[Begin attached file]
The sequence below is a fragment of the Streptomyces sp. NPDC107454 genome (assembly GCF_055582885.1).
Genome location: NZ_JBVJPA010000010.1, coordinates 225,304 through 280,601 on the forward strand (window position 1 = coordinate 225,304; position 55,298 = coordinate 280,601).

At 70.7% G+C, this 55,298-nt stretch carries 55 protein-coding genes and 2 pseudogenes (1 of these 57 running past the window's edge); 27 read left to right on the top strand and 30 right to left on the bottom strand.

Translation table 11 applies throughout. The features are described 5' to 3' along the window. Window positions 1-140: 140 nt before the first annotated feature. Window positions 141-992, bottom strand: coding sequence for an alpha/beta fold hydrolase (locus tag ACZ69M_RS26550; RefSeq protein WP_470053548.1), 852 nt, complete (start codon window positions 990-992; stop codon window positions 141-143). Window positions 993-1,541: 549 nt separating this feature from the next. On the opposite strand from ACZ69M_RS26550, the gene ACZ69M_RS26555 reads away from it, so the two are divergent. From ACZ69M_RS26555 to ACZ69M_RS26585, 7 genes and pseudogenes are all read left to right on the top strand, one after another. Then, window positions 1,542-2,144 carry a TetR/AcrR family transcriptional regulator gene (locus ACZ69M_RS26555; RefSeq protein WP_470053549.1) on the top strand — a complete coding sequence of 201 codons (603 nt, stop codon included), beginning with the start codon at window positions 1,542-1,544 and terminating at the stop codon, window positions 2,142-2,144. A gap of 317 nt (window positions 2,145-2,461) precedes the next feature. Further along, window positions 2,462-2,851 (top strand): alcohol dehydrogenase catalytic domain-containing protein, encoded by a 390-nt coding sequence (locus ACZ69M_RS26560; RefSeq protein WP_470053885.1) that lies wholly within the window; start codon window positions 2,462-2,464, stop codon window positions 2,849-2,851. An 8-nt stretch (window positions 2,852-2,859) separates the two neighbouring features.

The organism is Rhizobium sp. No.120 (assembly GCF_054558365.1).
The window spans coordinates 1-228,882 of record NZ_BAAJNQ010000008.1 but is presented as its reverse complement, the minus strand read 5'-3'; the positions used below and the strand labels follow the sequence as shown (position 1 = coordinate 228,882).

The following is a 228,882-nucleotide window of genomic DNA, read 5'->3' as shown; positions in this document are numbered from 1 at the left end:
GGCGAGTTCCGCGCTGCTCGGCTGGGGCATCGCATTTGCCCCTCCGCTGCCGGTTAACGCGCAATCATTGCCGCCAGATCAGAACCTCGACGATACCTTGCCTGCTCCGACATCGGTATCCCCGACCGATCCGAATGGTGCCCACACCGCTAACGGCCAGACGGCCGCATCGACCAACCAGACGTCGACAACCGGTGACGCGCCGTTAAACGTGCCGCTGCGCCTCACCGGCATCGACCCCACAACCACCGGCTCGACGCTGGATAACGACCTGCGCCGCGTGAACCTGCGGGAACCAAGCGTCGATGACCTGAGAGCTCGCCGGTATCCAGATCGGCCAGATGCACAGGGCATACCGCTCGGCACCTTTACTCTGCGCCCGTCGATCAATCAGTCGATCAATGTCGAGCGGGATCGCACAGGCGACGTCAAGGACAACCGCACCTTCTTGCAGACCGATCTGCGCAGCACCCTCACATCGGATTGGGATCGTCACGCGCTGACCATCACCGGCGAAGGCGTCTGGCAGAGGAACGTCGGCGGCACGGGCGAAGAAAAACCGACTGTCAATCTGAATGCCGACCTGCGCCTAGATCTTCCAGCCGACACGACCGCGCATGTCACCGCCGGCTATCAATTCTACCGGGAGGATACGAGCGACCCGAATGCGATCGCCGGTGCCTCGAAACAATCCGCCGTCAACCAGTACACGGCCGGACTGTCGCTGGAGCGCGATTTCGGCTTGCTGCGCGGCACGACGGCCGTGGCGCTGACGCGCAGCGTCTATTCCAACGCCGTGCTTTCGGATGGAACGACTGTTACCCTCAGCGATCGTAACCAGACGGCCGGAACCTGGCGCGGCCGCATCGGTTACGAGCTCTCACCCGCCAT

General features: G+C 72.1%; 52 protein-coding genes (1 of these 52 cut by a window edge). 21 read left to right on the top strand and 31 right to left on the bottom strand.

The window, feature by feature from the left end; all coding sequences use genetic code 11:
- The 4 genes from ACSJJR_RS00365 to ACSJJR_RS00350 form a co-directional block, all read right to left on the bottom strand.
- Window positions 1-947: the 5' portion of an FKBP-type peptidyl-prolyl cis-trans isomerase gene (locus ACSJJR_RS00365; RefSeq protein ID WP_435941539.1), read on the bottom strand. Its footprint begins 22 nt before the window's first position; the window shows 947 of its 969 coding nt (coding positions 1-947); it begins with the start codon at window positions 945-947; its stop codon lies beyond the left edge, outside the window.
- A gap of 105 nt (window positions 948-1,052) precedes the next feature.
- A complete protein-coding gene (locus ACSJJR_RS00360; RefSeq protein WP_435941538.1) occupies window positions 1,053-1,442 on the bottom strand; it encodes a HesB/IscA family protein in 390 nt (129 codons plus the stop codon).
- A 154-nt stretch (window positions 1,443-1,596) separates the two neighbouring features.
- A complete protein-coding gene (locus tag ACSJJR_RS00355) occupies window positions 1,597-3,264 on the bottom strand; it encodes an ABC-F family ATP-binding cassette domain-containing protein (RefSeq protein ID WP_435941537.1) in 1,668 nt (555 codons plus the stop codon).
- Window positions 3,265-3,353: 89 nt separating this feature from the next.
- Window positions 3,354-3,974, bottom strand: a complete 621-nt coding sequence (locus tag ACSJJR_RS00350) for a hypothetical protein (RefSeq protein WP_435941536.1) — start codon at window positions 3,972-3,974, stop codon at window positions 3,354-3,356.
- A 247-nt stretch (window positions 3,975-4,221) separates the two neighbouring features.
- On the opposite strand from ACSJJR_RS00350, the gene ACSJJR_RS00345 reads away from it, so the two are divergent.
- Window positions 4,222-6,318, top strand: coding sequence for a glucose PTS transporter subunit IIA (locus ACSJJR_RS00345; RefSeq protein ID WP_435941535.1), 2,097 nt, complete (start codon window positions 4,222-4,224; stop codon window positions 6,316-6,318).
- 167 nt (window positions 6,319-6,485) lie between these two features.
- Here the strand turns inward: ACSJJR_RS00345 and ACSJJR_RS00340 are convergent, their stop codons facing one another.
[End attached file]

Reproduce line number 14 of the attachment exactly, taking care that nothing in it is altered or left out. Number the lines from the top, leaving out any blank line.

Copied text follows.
- A complete protein-coding gene (locus ACSJJR_RS00360; RefSeq protein WP_435941538.1) occupies window positions 1,053-1,442 on the bottom strand; it encodes a HesB/IscA family protein in 390 nt (129 codons plus the stop codon).